How the crashing pound will affect the price of a pint of beer
The slump in the pound is set to threaten the price of a pint, as experts warn that the cost of imported hops will continue to rise.
Following the UK government’s economic plans, the British pound has crashed to an all-time low against the US dollar, squeezing beer prices and shaking up market confidence.
Yesterday, sterling has hit its lowest level against the dollar since decimalisation in 1971, falling by more than 4% to just 1.03 dollars in early Asia trading before it regained some ground to about 1.07 dollars.
Experts warned that the knock-on effect of the pound taking a nosedive towards parity with the dollar will surely send the cost of goods soaring even higher, potentially worsening the cost-of-living crisis.
Carlsberg Marston’s Brewing Company CEO Paul Davies, told BBC Radio 4’s Today programme that the pound’s slide to a record low was “worrying” for the beer sector.
The move, which is set to see products imported into the UK becoming more expensive leading to price increases being passed on to customers, was “worrying” for the British beer industry as many hops are imported from other countries.
The news comes after reports from food and drink research consultancy company CGA recently warning that beer prices are due to peak at £9 a pint before the end of the year.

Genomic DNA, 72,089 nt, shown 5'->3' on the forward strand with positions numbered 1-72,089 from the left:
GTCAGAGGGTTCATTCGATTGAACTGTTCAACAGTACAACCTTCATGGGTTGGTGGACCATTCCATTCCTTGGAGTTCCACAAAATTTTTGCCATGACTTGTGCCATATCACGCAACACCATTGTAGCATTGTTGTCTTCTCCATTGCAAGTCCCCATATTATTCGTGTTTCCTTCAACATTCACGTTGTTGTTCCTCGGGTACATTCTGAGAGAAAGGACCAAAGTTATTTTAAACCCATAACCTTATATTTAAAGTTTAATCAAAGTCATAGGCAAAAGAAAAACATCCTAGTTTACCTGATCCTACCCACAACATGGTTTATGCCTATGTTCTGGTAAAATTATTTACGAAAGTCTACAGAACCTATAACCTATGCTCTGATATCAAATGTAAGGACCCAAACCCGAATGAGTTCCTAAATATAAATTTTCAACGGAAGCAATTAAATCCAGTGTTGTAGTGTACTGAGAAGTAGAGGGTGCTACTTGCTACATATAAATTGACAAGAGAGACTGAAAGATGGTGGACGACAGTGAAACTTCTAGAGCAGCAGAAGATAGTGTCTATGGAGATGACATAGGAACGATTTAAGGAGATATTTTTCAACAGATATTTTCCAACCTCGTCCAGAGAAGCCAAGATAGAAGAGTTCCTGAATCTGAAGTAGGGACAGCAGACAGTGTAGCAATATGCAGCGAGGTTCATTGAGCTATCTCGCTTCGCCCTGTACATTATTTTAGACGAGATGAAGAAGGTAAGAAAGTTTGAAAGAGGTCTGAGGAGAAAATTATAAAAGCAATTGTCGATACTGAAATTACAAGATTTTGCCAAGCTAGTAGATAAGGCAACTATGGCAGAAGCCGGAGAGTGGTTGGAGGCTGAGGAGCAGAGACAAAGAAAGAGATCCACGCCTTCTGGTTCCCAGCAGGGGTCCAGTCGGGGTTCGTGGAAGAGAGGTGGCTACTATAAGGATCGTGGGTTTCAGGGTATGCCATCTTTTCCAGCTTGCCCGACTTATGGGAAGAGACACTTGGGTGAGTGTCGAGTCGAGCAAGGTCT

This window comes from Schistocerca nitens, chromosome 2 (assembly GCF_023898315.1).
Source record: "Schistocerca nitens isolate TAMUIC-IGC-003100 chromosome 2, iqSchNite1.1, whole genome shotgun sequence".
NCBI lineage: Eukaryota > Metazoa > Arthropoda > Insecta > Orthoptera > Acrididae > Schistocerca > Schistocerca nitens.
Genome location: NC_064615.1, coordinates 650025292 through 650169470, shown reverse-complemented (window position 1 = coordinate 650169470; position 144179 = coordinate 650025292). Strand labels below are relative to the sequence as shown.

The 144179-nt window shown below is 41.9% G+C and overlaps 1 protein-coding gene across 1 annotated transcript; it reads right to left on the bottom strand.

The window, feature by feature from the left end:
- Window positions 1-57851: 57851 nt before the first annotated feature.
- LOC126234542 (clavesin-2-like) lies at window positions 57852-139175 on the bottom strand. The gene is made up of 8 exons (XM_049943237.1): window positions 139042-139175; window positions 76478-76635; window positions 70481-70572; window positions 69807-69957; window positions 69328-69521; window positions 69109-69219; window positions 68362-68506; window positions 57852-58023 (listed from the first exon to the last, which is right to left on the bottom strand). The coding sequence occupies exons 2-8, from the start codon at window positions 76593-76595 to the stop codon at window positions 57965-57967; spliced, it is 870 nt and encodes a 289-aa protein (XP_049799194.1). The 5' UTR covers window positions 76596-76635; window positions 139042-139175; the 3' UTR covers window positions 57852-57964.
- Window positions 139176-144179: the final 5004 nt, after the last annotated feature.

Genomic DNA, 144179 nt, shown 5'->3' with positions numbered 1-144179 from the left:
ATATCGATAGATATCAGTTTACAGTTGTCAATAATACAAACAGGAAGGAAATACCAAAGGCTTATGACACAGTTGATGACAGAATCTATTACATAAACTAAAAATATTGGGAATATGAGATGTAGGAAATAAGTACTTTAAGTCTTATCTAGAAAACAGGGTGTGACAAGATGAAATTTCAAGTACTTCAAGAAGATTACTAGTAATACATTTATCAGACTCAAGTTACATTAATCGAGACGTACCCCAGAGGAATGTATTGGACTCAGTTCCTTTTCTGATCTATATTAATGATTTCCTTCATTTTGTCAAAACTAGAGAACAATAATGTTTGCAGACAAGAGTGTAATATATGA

Davies explained: “Many of the hops used in this country are actually imported and a lot of them, particularly for craft brewers, are imported from the States. Changes in currency is actually worrying for industry, and then of course people drink a lot of imported beers from Europe and the euro versus the pound is also something we’re watching very closely at the moment.”
The pound was also lower against the euro on yesterday, having fallen by around 6% against the eurozone currency over the past month.
Davies explained: “Of course things will rise. I would say as an industry we’re generally using British barley and we’re using a lot of British hops, but of course if you’re drinking double IPA that requires a lot of Citra hop and other hops from the States, at some point that is going to have to be passed through to both the customer and the consumer if prices are this volatile.”
Inflation increased in the grocery retail sector by 12.4% in August as the food and drink industry had already been affected by rising energy costs, according to Kantar. However, while the supermarkets have been quick to focus product ranges to mostly-British products, industries that rely on ingredients grown elsewhere are more likely to feel the pinch.
Aldi CEO Giles Hurley said during a recent interview: “Around 75% of what we sell comes from the British Isles so we are somewhat protected. We are insulated through longer-term agreements as well but do have products, such as general merchandise from Asia, which is bought in dollars from Asia. Right now, though, we are looking to understand what any impact would be but think it is too early to say what might happen.”
Shadow chancellor Rachel Reeves accused chancellor Kwasi Kwarteng and prime minister Liz Truss of recklessly gambling with the UK’s finances and told Times Radio: “They’re not gambling with their own money; they’re gambling with all our money and it’s reckless and it’s irresponsible, as well as being grossly unfair.”
Amidst the cost-of-living-crisis and the issues surrounding the cost of beer that uses imported ingredients as well as Co2 which has also been affected by short supply and freight and logistics issues for imported beer in terms of transportation following Brexit paperwork at border there seems little light at the end of the tunnel for the beer sector.